It has now been 75 years since the Second World War ended, and yet it remains an inescapable presence in today’s politics. Numerous anachronistic comparisons plagued both sides of the debate during the Brexit campaign. Those voting Leave celebrated the ‘Dunkirk spirit’ of Britain, while those voting Remain rendered the referendum another ‘Eden moment’. There were bizarre campaigns, such as the Leave poster exclaiming ‘halt ze German advance! Vote Leave’, and the bus blaring the tune of the 1955 war film, The Dam Busters. Even more recently, Covid-19 has elicited endless comparisons to the war: food bank support has been compared to the ‘Blitz spirit’, private labs to ‘Dunkirk little ships’, and even the Queen has drawn parallels between the experiences of isolation and wartime evacuation.
But why do these comparisons exist? It is not uncommon to draw on past events to interpret our present, but nonetheless, narratives of the Second World War appear to pervade the fabric of our politics far more than any other historical comparison. Where does this bizarre and rather loud obsession with the Second World War come from, and what are the dangers?
Comparisons to the Second World War may arise from a desire to find solace and comfort in knowing that, as a nation, we have overcome other crises, yet other comparisons come with much greater and potentially damaging ramifications. The recurrent comparison to the war has the ability to distort our politics, warp our history, and aggrandise our perception of Britain’s place in the world. As a nation, we have a selective memory, and forget the parts we do not wish to remember. By mythologising our past into a romanticised and simplistic narrative, depicting the essence of the British ‘plucky’ character, we have forgotten the other half of the infamous speeches that our leaders continue to import today.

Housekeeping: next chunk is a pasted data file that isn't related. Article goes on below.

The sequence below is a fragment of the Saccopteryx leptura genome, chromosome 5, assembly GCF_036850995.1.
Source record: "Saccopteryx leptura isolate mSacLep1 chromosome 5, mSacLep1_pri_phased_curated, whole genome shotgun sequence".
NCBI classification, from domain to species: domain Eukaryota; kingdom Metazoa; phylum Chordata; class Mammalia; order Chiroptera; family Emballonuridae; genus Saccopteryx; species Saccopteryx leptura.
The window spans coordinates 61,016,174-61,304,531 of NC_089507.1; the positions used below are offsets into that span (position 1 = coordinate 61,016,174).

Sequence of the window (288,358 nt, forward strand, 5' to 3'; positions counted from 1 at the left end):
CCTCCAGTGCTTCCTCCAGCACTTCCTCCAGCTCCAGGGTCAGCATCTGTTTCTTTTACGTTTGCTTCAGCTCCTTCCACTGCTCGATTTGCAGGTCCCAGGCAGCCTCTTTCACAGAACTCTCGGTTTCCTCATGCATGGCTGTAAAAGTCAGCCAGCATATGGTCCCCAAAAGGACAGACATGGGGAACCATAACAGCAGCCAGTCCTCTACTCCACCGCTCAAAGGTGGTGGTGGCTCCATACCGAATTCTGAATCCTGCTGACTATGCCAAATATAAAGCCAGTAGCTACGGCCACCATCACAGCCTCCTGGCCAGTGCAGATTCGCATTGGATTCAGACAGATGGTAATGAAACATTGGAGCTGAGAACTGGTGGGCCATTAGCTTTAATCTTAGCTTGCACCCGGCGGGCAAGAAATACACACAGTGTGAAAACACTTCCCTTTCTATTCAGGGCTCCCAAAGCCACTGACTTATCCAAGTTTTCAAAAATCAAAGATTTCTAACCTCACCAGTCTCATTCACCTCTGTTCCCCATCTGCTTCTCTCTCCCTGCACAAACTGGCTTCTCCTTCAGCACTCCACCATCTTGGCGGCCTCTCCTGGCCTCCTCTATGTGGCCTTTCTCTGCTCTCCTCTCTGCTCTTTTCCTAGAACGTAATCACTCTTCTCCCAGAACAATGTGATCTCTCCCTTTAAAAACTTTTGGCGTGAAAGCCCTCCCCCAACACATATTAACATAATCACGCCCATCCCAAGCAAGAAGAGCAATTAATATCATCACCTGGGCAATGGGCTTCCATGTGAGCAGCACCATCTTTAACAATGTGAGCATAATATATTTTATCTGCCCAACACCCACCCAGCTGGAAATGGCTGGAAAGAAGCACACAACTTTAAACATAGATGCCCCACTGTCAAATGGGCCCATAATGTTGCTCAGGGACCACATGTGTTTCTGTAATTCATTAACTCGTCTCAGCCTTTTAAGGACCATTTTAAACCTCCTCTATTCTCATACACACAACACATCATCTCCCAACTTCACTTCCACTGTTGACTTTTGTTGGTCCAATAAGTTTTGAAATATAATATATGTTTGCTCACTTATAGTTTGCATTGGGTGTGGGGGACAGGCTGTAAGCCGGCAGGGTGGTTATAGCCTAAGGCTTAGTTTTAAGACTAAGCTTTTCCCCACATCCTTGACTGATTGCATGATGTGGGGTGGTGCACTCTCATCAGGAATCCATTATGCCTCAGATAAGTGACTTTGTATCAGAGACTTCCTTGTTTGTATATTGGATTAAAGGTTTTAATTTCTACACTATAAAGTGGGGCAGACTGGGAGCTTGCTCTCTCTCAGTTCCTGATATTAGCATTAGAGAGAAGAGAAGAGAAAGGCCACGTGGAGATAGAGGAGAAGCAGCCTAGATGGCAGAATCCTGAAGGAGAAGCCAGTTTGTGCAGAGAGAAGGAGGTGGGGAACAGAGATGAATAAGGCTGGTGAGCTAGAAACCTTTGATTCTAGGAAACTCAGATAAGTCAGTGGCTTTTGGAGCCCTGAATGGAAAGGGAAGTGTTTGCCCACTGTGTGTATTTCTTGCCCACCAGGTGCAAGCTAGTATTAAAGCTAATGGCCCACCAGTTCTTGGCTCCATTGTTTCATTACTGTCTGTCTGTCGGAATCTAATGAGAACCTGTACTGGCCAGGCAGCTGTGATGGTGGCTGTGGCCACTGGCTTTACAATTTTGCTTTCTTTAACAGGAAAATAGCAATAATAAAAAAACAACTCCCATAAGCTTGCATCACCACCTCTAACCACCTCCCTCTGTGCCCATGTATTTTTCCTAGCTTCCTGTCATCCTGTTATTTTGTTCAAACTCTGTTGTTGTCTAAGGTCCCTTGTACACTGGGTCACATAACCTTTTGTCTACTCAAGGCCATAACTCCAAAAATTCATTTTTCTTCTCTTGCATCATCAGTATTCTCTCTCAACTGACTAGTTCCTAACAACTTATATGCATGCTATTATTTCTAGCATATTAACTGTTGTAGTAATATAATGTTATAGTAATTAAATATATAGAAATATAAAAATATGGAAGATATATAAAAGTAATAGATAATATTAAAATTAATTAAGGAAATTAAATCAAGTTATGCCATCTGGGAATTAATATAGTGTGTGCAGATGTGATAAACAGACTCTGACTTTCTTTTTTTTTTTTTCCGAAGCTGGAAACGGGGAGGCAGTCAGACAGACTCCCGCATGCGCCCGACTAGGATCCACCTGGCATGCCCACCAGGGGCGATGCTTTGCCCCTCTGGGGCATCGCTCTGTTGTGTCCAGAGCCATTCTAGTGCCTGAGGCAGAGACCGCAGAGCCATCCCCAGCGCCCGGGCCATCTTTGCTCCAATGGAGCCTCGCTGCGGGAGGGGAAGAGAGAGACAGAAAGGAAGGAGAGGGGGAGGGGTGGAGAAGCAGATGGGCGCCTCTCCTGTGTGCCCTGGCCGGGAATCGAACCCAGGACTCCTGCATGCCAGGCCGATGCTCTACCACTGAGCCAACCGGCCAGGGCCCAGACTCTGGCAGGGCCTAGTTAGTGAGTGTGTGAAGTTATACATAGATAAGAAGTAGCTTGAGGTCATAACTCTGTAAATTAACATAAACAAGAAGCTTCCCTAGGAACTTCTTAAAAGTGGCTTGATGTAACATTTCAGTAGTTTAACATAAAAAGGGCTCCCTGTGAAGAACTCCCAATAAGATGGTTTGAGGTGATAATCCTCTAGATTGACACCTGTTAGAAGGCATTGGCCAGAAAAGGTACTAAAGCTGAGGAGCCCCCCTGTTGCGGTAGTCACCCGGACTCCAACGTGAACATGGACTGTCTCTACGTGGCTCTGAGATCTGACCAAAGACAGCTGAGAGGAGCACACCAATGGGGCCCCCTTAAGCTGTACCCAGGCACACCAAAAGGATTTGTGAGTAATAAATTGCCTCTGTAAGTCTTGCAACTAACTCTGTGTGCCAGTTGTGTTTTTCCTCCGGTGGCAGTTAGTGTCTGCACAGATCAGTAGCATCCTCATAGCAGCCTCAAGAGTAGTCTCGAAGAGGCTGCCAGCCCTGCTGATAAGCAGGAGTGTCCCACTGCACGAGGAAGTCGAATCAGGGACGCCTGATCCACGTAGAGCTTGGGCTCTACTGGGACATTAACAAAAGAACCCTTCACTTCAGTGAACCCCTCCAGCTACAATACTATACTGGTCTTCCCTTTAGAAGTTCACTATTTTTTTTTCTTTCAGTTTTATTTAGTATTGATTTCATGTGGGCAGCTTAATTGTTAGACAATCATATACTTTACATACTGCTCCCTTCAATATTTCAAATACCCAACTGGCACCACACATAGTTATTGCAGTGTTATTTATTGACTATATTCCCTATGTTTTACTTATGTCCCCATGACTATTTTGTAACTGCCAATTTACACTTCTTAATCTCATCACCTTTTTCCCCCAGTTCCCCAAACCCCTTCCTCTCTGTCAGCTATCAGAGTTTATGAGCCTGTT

We need to start addressing our own failures as a nation rather than basking in a eulogised myth.
Forgotten from the “blood, sweat and tears” speech is the warning that without victory the British empire would not survive. Forgotten from the “finest hour” speech is the precursor to the infamous phrase: “if the British empire and its commonwealth last for 1000 years, men will say, “This was their finest hour.” Behind what we believe to be narratives of morality and unquestionable dignity, the injustice and inequality of the British empire is hidden. The danger in misremembering is that it continually projects an image which is factually incorrect. What has thus far contributed to a fantasy of British exceptionalism does not render us exceptional from our nation’s wrong-doings. We need to start addressing our own failures as a nation rather than basking in a eulogised myth. Moreover, not only has it allowed us to forget our wrong-doings as a nation, it also proposes the myth that Britain stood, and will stand, alone against the odds. As David Edgerton notes, this is a mythologised ideal: “people want to remember the war, and especially the early years of the war, as a time when the nation stood alone without an empire or without allies. Nobody at the time would have believed this.” Many men of the empire stood with the British army against Hitler, and yet they remain unwritten from the popularly accepted version of history.
This has very real consequences for our political decisions today. Following our withdrawal from the EU, we have overstated our independence as a nation historically, and will inevitably realise that we cannot live up to this ideal; one romanticised for far too long. India will not strike up a trade deal for sentimental reasons, nor will Ireland remain Britain’s neutral and junior partner following us out of the EU. Instead, the realisation of Britain’s lack of status and power will smack us in the face and our inability to ‘stand alone’ will challenge the 75 years of misremembered history.
Edgerton proclaims, “the problem is not just getting history wrong, but that history is invoked at all”. Although I would not wholly support this sentiment, the use of historical analogies in our contemporary politics, as well as our popular historical narratives, needs to be challenged. This is beginning with conversations around statues, but the issues go much further, and are certainly cause for more conversation.